Basically, anything that asks as proof someone has bought your product or service before and it’s been a good experience.
You want to be building as much of this as you can over time, and doing it consistently.
You’ll also need to think about any tools that can potentially help you manage some of these digital marketing channels. Luckily there are plenty of these to choose from, some even have free versions.
For example, the below tools could help save you time and money, and just make things a bit easier to manage.
- Canva: A graphic design tool that allows users to create a variety of visual content, including social media posts, infographics, and presentations.
- Google Analytics: A web analytics service that provides insights into website traffic and user behavior.
- Hootsuite: A social media management tool that allows users to schedule posts and manage multiple social media accounts from one dashboard.
- Buffer: A social media management tool that allows users to schedule and publish posts to multiple social media accounts.
- SEMrush: A tool for competitive analysis and keyword research.
- HubSpot CRM: A free customer relationship management tool that allows users to organize and manage customer information.
- Mailchimp: A tool for email marketing that allows users to create and send email campaigns.
- Trello: A project management tool that allows users to organize and collaborate on projects using boards and cards.
These tools can be helpful for businesses and individuals looking to improve their marketing efforts without breaking the bank.
Looking for expert support with your digital marketing strategies?
Introducing Dandy: your dedicated, to-the-point marketing specialists.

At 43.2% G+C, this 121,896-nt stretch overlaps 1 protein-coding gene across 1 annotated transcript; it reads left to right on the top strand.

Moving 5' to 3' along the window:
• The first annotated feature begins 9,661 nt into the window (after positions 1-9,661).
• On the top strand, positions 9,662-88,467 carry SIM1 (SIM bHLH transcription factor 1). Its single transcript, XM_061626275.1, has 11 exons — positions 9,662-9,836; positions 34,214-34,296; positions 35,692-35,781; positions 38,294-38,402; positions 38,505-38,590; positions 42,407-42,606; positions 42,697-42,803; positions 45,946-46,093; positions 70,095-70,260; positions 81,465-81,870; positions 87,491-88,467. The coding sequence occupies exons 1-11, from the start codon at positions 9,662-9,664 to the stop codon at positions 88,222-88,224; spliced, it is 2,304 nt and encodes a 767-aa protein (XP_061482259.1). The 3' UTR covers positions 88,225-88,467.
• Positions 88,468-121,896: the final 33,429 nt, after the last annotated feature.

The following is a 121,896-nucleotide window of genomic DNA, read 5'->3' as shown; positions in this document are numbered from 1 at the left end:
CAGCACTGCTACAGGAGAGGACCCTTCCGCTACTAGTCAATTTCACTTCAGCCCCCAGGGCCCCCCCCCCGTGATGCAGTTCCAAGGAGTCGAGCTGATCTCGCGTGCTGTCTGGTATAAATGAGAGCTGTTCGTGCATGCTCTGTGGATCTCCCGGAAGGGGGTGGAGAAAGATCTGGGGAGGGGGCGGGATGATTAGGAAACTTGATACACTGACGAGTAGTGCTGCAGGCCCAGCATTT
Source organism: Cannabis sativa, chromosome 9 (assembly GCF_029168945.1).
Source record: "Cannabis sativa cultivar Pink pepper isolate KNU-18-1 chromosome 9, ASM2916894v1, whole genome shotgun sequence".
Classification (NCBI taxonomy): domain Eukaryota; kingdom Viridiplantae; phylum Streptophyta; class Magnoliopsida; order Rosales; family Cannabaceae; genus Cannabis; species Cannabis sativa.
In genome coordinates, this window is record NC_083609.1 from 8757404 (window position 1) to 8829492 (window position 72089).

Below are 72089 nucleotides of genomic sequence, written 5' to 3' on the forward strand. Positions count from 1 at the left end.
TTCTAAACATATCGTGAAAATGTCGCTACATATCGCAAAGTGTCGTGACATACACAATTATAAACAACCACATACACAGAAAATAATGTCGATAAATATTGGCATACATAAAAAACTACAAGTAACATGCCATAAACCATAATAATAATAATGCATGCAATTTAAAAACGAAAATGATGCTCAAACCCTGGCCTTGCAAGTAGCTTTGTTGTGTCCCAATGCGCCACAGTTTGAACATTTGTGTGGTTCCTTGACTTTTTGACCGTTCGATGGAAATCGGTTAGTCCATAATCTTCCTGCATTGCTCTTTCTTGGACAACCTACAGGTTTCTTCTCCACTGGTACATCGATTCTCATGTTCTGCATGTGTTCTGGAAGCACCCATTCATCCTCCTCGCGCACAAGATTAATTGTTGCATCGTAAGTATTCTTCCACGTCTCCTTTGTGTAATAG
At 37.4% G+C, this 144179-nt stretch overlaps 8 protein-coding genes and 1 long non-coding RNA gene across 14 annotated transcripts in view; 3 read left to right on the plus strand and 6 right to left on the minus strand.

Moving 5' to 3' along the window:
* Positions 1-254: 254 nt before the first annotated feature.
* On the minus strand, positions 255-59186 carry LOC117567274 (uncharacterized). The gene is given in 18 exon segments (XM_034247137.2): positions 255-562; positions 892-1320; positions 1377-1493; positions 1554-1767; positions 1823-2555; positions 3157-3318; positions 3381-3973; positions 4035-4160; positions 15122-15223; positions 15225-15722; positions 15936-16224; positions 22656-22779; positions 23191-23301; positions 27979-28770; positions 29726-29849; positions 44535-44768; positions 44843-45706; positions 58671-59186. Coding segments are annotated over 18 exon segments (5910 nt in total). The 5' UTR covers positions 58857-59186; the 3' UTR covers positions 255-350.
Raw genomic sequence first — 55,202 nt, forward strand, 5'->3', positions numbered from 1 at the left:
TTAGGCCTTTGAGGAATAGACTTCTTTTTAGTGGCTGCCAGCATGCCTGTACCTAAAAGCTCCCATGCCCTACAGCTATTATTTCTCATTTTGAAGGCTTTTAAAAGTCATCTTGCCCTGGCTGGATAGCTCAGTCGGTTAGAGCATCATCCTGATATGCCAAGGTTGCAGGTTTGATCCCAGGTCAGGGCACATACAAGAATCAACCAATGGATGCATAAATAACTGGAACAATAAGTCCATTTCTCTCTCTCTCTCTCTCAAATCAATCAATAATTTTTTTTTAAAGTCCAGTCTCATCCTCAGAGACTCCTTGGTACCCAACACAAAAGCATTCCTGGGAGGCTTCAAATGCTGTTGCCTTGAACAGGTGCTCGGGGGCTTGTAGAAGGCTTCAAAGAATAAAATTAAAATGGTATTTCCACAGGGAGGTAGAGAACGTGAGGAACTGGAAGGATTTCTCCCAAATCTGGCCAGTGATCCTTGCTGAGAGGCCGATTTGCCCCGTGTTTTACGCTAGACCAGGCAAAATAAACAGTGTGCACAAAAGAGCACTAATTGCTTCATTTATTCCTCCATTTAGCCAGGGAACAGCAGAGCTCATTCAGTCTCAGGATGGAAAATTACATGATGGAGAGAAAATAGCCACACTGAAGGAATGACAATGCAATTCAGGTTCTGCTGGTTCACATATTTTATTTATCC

We understand not only how important digital marketing is for small or medium-sized businesses, but also how hard it can be to manage the monthly demands of running said businesses, which is why our services are designed to take the hassle out of digital marketing for you.
Get in touch today to find out more about how Dandy can help your business shine online.We look forward to hearing from you!
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Digital marketing strategy for small business FAQs
Does digital marketing work for a small business?
Yes! Digital marketing is an incredibly effective way for small businesses to reach their target audience and grow their customer base. It’s cost-effective, can be tailored to suit any budget, and offers a great return on investment if done correctly.
How much does digital marketing cost for a small business?
The cost of digital marketing for any business will largely depend on the channels you choose to use, the level of expertise you need and how much time is required. Some channels may be free or require minimal investment, such as organic social media management. Others can be more expensive, such as pay-per-click (PPC) advertising campaigns.
How do I start digital marketing step-by-step?
The first step in starting a digital marketing campaign is to identify your target audience.
Once you know who you’re targeting, the next steps involve planning out what channels will be most effective for reaching them, creating a content marketing strategy that resonates with them and setting up tracking and analytics systems so that you can monitor the success of your campaigns.
Finally, consider enlisting the support of SEO experts or a digital marketing agency to help you achieve your goals.